It’s hard to be a thinking person and not be offended by the lyrical content of popular music (especially hip hop & dancehall) right now. Listening to the radio is like getting beaten over the head with giant penises competing to see which is the largest, richest and most homophobic. On the other hand, when you are person that really cares about music the instinct is to recoil at the thought of any form of censorship.
Which is why when I stumbled upon a video of Lil B’s, I was compelled to post it on my website, even if I had no idea what to say about it. I wrote:
“I don’t really know what to say about Lil B. He’s from the Bay Area, he’s really good at the internet and I don’t really know anything else about him. I don’t really want to. I’ve been thinking a lot about feminism recently and it’s been making it harder to listen to Hot 97. How am I suppose to rationalize liking music that is misogynistic, when I know how damaging it can be to young women? Violence, I can handle. Drugs, I can handle. But the songs that disrespect women are a little bit tougher to brush off (and that’s like 90% of the radio). At the same time, I’ve watched this video like 12 times today. It’s far from the worst Lil B has to say,but I mean, I should hate this on principle right? I kind of don’t. What’s wrong with me / everybody?”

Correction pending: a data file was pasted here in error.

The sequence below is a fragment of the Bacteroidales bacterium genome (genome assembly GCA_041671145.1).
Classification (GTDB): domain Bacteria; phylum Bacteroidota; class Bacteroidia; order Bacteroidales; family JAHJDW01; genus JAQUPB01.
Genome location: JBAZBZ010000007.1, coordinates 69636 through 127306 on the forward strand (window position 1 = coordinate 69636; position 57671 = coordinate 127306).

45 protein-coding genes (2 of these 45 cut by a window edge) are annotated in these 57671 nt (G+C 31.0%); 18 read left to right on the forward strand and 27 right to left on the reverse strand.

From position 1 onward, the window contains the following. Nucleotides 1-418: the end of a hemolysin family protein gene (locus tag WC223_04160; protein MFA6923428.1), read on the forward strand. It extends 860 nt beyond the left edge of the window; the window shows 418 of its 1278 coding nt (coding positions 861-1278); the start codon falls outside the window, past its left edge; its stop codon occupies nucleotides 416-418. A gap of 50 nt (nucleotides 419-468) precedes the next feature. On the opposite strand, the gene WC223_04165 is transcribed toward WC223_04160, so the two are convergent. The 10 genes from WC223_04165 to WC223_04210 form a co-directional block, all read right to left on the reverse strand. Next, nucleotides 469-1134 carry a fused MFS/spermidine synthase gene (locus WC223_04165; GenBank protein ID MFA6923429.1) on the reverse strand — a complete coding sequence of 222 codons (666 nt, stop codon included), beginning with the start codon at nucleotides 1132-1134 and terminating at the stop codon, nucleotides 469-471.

Much to my surprise Lil B (who really is a whiz at the internet) responded via comment a few hours after I posted. He says, “thank you for your words this is Lil B. I am human so don’t hate me. Love the blog.”
Beyond being pleased that Lil B likes my blog (and read it, even if it was found via google alerts) I couldn’t believe how mindblowinly perfect his statement was. On the surface, it’s incredibly hypocritical. “I’m human so don’t hate me.” Well, Lil B, a lot of your music is hateful (towards humans) so why exactly should you be exempt?
But therein lays the rub. Lil B is a person who is making music. These songs aren’t autobiographical, just thoroughly simplistic commentary on human nature. As another commenter on that post wrote, “girls like cock, he is good at advertising his.” While his lyrics might provide a few clues, they aren’t really an indication of how Lil B really treats women.
It’s also a reminder that you can listen to this kind of music without approving of its messages. I often get caught in the “I can tell the difference between right and wrong, and enjoy this music separately from the views it espouses –but other people might be too dumb to get it.” Which is a pretty shitty way to think about people, and most likely wrong. After all correlation is not causation.
In the end, I’m sort of back where I started – enjoying Lil B even though I’m not entirely sure why. Well, that’s not true. The beat is fresh and the video is mesmerizing. Lil B seems affable enough (besides the misogyny) and works in more than a few clever references (and not all of them regard his dick!) As far as the rest is concerned, I’ll just have to trust that no one takes Lil B seriously enough to treat his words like gospel.